| From Strugglingteens.com|
The first group was an all girls group, one of which was my newly referred student. She had been at Second Nature approximately two weeks at the time of my visit. Lisa Schiess, LPC, one of the two field therapists, introduced us and I saw that she looked about how I felt when I was in the wilderness several years ago. She looked natural and healthy with some newly found clarity. She maintained good eye contact and held herself with a sense of pride, yet it was obvious to me that she still had a long way to go.
After I talked with Lisa and my client for a bit, we settled down in a circle with the group for a very impressive staff rotation. Second Nature rotates staff in a way that I'd never seen before, but I liked the concept. They call it Mullan, and the outgoing staff, and incoming staff and students sit in a circle to communicate all the information the incoming staff will need to continue the students' progress and safety. The thing that makes Second Nature's rotation unique from other programs I've visited is that the staff talks about the students while the students are right there. There aren't private meetings about students' progress or concerns, but rather an open meeting with open communication. The Mullan group opens with a ritual stick breaking, and students are asked to listen to the information the staff shares. The field staff shares each student's medical status, progress, and upcoming concerns. While staff members review their notes and discuss the students, they incorporate positives about each student to give encouragement.
At the time of my visit, Second Nature had four groups in the field. Each group was strategically placed close together, but with enough space between them that they wouldn't "run into" each other. Second Nature groups typically average nine students each.
Second Nature uses phases to assist a student with progress. The first day or two begins with the Earth Phase. Students receive a packet that explains the phase and what is expected of them to complete the phase. The student is separated from the group and asked to observe its dynamics while learning "patience, silence and stillness," and "choosing to comply" with the program. When the student has fulfilled the Earth Phase requirements, they must ask to join the group.
In the second phase, the Fire Phase, the student works on "accountability and engagement." Students begin to take accountability for their behaviors, and staff work to engage students in their individual processes. This phase includes an extensive list of assignments, including sharing impact letters, actively participating in groups and a solo.
My student was preparing to transition into the Water Phase at the time of my visit. Lisa explained to me my student did well on her first solo and had gained insight into some of her issues. In the Water Phase, students begin to mentor newer students, invest in their own progress and wellbeing and in the wellbeing of others. A second solo experience allows leadership responsibilities to emerge as the student becomes aware of emotional issues.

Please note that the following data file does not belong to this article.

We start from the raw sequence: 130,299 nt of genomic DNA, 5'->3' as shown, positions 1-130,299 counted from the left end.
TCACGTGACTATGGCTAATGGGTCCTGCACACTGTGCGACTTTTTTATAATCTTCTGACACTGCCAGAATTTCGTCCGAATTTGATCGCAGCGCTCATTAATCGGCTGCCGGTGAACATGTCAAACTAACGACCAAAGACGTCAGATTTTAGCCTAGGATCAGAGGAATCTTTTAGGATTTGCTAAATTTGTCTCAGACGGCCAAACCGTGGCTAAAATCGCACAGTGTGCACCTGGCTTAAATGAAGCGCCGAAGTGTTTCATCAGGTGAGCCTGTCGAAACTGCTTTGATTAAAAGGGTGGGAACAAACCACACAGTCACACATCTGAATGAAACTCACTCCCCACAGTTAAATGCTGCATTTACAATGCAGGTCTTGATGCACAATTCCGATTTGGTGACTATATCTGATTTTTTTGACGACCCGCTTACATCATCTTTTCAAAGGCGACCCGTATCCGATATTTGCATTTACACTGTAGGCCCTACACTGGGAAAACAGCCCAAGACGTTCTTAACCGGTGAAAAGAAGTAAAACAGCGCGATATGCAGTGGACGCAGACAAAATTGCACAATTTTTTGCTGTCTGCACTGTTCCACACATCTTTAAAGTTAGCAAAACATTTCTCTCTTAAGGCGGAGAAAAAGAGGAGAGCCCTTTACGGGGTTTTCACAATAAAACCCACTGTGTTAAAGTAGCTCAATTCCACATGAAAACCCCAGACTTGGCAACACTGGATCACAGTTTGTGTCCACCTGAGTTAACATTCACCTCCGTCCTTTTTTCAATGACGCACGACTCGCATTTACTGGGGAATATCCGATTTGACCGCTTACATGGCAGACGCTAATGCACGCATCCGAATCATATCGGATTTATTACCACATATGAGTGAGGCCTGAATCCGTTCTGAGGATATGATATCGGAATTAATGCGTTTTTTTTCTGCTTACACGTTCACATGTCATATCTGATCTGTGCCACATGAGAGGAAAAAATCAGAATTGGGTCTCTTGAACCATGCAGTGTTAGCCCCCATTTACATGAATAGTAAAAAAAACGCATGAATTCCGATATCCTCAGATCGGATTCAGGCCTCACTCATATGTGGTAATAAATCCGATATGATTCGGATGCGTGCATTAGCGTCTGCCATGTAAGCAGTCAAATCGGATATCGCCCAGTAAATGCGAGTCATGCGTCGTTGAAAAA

In the fourth and final stage, the Air Phase, students focus mostly on leadership and the future. They lead the group for an entire day, in hikes, groups and lessons. The student also prepares a plan for future interventions and continued awareness of issues.
After the Mullan session, Dan and I hiked back to the rig and drove to another group. This was a larger group of boys, some newer, some older. As we walked up to the group, they were just breaking up from their Mullan session. We circled back up and began an introduction group. One young man had just been confronted by an honesty letter from home and was trying to digest the information his parents had shared. He was angry and manipulative, and after the introduction group broke, called a standing group to talk about his newly found issues. Despite the evidence shared with the group, he cried and raged that everyone else was lying. The culture of the peer group was impressive as each student shared their mistrust with him and confronted his lying and drama issues. I was impressed with the compassion and insight shown by the staff as they proceeded with the impromptu group. Jeff Scott, MS, LPC, the other of the two therapists in Georgia, called him on his drama and recommended that he take a closer look into himself and his behaviors.
We left the second group and drove the loop leading back down to the headquarters where the newly relieved staff members were debriefing and journaling notes into student files. I felt a sense of organization and unity as I watched the finale of the staff rotation process. I was impressed with what I'd seen both in the field and at headquarters with the staff, as well as how the students had interacted not only with each other, but also the staff, and with me as a visiting professional.
© Copyright 2012 by Woodbury Reports, Inc.